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Profile: Chris Nye

Volcanologist

Supervisory geologist Chris Nye is not your run-of-the-mill scientist. He’s a rare breed—a volcanologist—and he works for the state of Alaska.

Since 1988, Nye has worked with the Alaska Volcano Observatory (AVO). It’s a joint program of the U.S. Geological Survey, the Geophysical Institute of the University of Alaska Fairbanks and the state’s Department of Natural Resources’ Division of Geological and Geophysical Surveys.

The AVO monitors the state’s volcanoes, provides warnings of impending eruptions and conducts basic research to try to understand the hazards. “I have the luxury of being able to pursue a hobby in a lot of detail and call it a job,” says Nye.

It’s a big job considering that Alaska has more than three dozen active volcanoes in a chain stretching 1,500 miles. “Imagine a map of Alaska,” says Nye, a member of the Alaska Public Employees Association. “There is the big central part, the head of a woolly mammoth. Reaching out to the west, the tusk of the woolly mammoth, that is the chain of volcanoes.”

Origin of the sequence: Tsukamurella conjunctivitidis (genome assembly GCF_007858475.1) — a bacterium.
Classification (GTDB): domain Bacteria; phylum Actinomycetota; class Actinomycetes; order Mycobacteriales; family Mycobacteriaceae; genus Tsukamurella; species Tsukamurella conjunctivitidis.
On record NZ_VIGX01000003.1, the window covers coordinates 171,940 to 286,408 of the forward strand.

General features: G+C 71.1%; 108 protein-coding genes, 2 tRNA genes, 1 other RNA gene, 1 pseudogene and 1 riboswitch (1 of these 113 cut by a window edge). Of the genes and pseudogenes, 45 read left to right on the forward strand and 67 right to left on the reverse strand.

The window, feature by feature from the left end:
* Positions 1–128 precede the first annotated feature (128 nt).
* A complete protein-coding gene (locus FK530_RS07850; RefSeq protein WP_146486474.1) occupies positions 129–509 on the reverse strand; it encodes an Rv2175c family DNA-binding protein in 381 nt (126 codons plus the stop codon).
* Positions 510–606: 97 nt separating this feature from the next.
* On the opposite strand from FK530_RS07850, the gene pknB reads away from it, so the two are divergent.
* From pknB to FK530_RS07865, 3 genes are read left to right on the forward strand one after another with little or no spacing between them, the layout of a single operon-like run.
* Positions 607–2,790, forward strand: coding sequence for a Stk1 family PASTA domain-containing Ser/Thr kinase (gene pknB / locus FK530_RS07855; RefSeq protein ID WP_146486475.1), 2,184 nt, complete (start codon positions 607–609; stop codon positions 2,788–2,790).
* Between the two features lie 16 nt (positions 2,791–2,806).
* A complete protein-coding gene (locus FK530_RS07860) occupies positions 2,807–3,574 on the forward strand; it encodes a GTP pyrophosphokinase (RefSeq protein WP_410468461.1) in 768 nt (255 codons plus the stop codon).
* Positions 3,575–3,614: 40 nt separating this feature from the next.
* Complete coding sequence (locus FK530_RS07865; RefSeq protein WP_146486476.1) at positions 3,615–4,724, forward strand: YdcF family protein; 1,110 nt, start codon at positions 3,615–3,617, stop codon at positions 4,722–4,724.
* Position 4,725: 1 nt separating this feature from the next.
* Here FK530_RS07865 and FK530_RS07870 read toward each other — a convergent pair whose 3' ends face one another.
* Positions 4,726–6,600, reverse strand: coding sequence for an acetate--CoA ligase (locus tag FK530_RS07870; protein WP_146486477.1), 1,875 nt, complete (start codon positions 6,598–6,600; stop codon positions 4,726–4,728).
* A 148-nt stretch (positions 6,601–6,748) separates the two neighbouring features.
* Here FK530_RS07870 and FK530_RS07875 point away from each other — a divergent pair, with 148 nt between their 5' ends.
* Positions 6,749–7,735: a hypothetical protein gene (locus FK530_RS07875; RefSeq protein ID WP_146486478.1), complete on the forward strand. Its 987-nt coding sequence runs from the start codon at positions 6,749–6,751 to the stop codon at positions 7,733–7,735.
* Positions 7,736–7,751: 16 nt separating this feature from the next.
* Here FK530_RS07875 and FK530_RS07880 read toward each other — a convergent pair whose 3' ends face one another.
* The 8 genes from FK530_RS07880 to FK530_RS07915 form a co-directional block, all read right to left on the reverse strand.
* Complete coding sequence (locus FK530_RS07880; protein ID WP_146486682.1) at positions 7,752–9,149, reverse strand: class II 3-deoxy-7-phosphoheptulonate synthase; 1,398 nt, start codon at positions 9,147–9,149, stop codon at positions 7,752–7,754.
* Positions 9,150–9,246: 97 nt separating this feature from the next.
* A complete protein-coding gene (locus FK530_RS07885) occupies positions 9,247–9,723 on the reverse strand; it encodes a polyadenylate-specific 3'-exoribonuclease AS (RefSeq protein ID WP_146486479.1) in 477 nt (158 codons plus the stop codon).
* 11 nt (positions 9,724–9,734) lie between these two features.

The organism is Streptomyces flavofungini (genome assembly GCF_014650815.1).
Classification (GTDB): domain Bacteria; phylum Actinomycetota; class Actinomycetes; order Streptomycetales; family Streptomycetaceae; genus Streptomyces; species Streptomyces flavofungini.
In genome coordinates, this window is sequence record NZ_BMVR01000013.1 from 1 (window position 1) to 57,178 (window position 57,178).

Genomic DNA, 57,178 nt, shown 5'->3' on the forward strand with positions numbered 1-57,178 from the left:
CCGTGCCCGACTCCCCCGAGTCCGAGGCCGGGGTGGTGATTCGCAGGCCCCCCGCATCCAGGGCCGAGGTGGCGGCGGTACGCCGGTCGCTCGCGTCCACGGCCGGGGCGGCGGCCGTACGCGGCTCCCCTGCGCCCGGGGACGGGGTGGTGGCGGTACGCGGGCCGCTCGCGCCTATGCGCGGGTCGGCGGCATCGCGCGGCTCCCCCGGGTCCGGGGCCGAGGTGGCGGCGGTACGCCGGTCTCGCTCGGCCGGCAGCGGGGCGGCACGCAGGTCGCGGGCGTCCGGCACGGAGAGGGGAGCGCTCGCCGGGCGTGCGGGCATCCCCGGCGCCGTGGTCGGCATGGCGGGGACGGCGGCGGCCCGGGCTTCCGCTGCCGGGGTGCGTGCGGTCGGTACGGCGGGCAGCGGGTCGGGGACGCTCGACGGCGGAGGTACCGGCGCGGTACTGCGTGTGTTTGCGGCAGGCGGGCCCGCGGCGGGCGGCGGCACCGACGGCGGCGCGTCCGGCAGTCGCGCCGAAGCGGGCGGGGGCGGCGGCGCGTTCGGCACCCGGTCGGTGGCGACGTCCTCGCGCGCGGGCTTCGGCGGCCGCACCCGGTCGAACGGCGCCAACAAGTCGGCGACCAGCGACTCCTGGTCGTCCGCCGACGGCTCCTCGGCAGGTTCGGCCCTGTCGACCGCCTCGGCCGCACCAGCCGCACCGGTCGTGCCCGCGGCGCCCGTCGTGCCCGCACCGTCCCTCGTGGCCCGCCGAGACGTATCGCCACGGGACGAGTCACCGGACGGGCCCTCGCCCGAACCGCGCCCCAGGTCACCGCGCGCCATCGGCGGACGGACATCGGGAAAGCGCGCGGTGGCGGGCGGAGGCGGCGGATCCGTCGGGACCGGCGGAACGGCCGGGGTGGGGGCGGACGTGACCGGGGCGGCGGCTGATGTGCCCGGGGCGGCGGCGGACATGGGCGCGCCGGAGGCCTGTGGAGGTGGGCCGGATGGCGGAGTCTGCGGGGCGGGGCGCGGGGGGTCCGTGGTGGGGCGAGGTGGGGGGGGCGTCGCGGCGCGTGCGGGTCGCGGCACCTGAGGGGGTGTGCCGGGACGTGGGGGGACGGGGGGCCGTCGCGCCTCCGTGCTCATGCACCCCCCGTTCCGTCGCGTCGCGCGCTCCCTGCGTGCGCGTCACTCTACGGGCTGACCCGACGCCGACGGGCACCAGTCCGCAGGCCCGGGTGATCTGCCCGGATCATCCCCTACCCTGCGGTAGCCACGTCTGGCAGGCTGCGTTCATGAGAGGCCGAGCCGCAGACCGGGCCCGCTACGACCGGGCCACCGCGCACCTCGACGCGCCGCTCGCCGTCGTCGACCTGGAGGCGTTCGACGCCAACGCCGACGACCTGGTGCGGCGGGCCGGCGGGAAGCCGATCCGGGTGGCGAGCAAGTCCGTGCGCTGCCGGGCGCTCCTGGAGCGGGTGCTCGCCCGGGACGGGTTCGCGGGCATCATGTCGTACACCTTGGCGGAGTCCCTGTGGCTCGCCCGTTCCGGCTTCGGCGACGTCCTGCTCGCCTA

One of the greatest hazards posed by Alaska’s volcanoes is the interruption of international air traffic due to volcanic ash. As the geometric center of the industrialized world, Alaska—Anchorage in particular—is a pit stop for virtually all international freight. And most passenger flights between East Asia and North America pass over Alaska, too.

Nye says the ash can cause jet aircraft engine failure. “There have been incidents where all four engines have shut down over Alaska and elsewhere around the planet,” says Nye. “But in all cases so far they have managed to restart engines.”

One of those incidents occurred in December 1989. A day after Alaska’s Redoubt Volcano erupted, a KLM Boeing 747-400 jumbo jet carrying nearly 250 passengers and crew from Amsterdam to Tokyo via Anchorage, flew into an ash cloud belched by the 10,197-foot volcano. All four engines shut down. “It was within two minutes of impact,” recalls Nye, when the plane’s engines were restarted.

“One of the things that is neat about this job is that it really is science in the public interest,” says Nye. “There are billions of dollars at risk.”

 
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